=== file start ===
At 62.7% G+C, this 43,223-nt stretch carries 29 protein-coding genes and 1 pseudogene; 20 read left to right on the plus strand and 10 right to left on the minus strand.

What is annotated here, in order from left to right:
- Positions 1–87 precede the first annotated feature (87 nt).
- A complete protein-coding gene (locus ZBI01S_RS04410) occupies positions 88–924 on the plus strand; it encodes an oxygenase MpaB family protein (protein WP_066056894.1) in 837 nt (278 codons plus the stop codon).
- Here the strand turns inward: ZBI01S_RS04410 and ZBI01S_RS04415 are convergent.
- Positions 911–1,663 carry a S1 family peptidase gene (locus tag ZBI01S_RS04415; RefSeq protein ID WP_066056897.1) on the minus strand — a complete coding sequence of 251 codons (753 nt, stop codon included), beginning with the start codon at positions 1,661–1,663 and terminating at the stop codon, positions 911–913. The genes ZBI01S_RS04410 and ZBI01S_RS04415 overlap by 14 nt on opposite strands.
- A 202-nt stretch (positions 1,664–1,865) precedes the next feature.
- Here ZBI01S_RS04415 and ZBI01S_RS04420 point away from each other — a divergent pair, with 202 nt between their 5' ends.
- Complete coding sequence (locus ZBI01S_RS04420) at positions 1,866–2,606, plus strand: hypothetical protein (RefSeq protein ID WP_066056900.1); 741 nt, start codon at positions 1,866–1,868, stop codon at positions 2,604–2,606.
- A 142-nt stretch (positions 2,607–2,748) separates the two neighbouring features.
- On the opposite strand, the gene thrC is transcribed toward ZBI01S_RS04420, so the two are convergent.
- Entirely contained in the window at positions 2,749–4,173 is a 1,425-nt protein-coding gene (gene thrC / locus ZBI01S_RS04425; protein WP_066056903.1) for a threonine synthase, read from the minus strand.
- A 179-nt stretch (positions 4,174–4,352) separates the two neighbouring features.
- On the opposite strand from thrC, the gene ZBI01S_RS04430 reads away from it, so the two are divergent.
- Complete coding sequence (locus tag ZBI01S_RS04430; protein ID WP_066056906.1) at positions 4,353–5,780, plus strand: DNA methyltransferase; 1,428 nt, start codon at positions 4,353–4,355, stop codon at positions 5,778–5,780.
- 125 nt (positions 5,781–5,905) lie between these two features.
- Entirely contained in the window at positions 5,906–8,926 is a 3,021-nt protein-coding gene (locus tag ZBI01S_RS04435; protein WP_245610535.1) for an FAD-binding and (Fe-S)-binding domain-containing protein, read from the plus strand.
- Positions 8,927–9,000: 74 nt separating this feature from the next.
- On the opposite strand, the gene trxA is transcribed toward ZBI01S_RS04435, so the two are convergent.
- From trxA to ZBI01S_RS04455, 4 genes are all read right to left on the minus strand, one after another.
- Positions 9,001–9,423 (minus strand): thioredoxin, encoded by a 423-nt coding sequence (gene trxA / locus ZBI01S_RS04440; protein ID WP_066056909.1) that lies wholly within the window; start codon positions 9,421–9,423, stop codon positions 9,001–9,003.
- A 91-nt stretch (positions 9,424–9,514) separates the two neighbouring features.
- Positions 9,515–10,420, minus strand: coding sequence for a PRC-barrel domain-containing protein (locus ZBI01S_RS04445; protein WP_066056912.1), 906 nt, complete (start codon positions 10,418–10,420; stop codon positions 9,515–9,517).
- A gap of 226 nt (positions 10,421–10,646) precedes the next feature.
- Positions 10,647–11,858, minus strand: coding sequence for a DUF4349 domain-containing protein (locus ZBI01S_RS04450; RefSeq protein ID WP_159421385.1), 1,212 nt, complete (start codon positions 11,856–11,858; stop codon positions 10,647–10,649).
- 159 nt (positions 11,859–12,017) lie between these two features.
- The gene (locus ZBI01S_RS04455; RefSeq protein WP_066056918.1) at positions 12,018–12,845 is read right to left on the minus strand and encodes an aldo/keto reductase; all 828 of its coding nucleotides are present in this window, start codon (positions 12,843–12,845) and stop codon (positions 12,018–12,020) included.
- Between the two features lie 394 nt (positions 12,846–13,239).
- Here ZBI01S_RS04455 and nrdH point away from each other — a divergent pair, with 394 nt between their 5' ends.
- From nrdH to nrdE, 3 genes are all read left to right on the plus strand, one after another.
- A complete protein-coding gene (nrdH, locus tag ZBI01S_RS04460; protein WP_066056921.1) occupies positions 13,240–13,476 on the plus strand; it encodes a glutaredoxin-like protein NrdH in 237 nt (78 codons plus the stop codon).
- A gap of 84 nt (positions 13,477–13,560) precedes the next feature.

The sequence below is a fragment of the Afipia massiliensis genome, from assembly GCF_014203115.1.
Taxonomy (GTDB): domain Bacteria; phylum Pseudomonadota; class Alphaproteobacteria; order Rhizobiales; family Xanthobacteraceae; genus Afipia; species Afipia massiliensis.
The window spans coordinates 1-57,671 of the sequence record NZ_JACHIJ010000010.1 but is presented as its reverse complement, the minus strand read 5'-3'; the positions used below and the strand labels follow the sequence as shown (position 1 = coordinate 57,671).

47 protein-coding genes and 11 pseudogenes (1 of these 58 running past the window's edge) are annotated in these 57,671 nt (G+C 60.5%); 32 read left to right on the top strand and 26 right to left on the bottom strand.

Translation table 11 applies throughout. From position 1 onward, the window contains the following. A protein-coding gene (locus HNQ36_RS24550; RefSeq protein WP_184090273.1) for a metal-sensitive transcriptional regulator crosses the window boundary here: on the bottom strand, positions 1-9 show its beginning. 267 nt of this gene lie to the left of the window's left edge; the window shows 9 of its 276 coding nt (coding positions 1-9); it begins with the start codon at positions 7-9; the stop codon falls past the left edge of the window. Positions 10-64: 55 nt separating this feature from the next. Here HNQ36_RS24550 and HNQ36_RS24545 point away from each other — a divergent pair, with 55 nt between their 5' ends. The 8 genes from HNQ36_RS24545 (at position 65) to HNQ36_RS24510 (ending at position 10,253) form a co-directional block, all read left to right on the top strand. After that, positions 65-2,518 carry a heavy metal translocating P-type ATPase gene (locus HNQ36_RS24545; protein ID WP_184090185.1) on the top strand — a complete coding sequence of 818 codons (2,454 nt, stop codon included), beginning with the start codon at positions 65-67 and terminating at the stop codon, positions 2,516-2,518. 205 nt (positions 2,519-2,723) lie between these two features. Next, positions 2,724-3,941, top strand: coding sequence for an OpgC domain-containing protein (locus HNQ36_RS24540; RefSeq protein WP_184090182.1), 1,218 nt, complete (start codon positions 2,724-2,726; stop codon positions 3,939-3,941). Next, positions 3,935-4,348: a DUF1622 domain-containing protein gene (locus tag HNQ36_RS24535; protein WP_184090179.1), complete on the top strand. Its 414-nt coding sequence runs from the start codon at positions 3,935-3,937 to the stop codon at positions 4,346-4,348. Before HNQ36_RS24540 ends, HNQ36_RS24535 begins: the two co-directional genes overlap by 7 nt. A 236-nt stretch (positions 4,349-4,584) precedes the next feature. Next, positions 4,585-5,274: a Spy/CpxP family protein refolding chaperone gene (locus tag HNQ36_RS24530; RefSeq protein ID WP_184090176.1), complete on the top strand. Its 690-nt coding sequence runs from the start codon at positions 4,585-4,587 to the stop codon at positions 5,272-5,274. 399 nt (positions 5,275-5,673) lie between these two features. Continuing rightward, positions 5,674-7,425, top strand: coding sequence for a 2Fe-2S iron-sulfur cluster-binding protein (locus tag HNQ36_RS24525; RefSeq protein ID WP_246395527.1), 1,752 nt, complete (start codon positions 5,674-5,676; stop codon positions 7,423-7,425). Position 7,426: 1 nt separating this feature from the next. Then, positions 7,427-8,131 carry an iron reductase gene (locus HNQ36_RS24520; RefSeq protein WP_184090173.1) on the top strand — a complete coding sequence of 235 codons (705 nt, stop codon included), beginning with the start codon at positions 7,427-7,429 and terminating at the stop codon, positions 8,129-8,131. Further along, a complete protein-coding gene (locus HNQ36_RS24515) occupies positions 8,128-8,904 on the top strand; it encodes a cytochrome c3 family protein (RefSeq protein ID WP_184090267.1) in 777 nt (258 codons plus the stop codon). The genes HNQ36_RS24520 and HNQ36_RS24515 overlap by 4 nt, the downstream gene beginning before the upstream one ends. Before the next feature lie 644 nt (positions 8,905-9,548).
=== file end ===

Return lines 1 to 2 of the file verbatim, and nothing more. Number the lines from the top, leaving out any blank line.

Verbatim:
At 62.7% G+C, this 43,223-nt stretch carries 29 protein-coding genes and 1 pseudogene; 20 read left to right on the plus strand and 10 right to left on the minus strand.

What is annotated here, in order from left to right: